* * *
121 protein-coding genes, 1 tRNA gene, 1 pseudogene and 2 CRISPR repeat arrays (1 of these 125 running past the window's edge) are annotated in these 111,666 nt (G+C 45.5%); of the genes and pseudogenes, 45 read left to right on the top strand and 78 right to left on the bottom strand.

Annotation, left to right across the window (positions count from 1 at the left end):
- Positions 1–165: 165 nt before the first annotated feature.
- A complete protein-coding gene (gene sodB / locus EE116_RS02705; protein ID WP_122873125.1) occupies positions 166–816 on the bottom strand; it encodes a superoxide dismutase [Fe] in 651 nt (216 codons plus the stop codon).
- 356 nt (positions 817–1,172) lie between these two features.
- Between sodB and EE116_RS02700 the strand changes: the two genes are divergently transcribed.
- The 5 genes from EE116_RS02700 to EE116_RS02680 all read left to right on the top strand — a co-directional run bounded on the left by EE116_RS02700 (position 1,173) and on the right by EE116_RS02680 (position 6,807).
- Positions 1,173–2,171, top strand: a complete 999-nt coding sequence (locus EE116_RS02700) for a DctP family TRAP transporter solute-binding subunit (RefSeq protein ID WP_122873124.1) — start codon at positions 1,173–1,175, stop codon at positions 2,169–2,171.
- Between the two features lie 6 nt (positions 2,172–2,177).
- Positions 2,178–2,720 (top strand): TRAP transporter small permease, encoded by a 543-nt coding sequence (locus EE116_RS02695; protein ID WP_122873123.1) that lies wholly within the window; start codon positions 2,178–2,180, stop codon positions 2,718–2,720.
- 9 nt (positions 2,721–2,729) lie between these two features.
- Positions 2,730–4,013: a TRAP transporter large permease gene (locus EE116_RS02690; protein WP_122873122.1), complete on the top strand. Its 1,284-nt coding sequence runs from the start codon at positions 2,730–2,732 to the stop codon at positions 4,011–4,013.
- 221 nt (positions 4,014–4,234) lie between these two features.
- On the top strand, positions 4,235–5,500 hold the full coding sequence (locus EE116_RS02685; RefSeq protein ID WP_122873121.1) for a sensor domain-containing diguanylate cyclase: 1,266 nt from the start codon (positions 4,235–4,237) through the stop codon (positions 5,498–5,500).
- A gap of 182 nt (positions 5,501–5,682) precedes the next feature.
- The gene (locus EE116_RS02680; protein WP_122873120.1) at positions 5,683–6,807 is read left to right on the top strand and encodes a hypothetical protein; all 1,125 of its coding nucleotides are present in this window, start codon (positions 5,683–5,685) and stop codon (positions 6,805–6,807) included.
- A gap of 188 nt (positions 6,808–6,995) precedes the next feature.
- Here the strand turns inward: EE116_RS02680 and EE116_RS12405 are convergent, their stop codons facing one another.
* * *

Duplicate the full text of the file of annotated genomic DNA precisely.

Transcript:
121 protein-coding genes, 1 tRNA gene, 1 pseudogene and 2 CRISPR repeat arrays (1 of these 125 running past the window's edge) are annotated in these 111,666 nt (G+C 45.5%); of the genes and pseudogenes, 45 read left to right on the top strand and 78 right to left on the bottom strand.

Annotation, left to right across the window (positions count from 1 at the left end):
- Positions 1–165: 165 nt before the first annotated feature.
- A complete protein-coding gene (gene sodB / locus EE116_RS02705; protein ID WP_122873125.1) occupies positions 166–816 on the bottom strand; it encodes a superoxide dismutase [Fe] in 651 nt (216 codons plus the stop codon).
- 356 nt (positions 817–1,172) lie between these two features.
- Between sodB and EE116_RS02700 the strand changes: the two genes are divergently transcribed.
- The 5 genes from EE116_RS02700 to EE116_RS02680 all read left to right on the top strand — a co-directional run bounded on the left by EE116_RS02700 (position 1,173) and on the right by EE116_RS02680 (position 6,807).
- Positions 1,173–2,171, top strand: a complete 999-nt coding sequence (locus EE116_RS02700) for a DctP family TRAP transporter solute-binding subunit (RefSeq protein ID WP_122873124.1) — start codon at positions 1,173–1,175, stop codon at positions 2,169–2,171.
- Between the two features lie 6 nt (positions 2,172–2,177).
- Positions 2,178–2,720 (top strand): TRAP transporter small permease, encoded by a 543-nt coding sequence (locus EE116_RS02695; protein ID WP_122873123.1) that lies wholly within the window; start codon positions 2,178–2,180, stop codon positions 2,718–2,720.
- 9 nt (positions 2,721–2,729) lie between these two features.
- Positions 2,730–4,013: a TRAP transporter large permease gene (locus EE116_RS02690; protein WP_122873122.1), complete on the top strand. Its 1,284-nt coding sequence runs from the start codon at positions 2,730–2,732 to the stop codon at positions 4,011–4,013.
- 221 nt (positions 4,014–4,234) lie between these two features.
- On the top strand, positions 4,235–5,500 hold the full coding sequence (locus EE116_RS02685; RefSeq protein ID WP_122873121.1) for a sensor domain-containing diguanylate cyclase: 1,266 nt from the start codon (positions 4,235–4,237) through the stop codon (positions 5,498–5,500).
- A gap of 182 nt (positions 5,501–5,682) precedes the next feature.
- The gene (locus EE116_RS02680; protein WP_122873120.1) at positions 5,683–6,807 is read left to right on the top strand and encodes a hypothetical protein; all 1,125 of its coding nucleotides are present in this window, start codon (positions 5,683–5,685) and stop codon (positions 6,805–6,807) included.
- A gap of 188 nt (positions 6,808–6,995) precedes the next feature.
- Here the strand turns inward: EE116_RS02680 and EE116_RS12405 are convergent, their stop codons facing one another.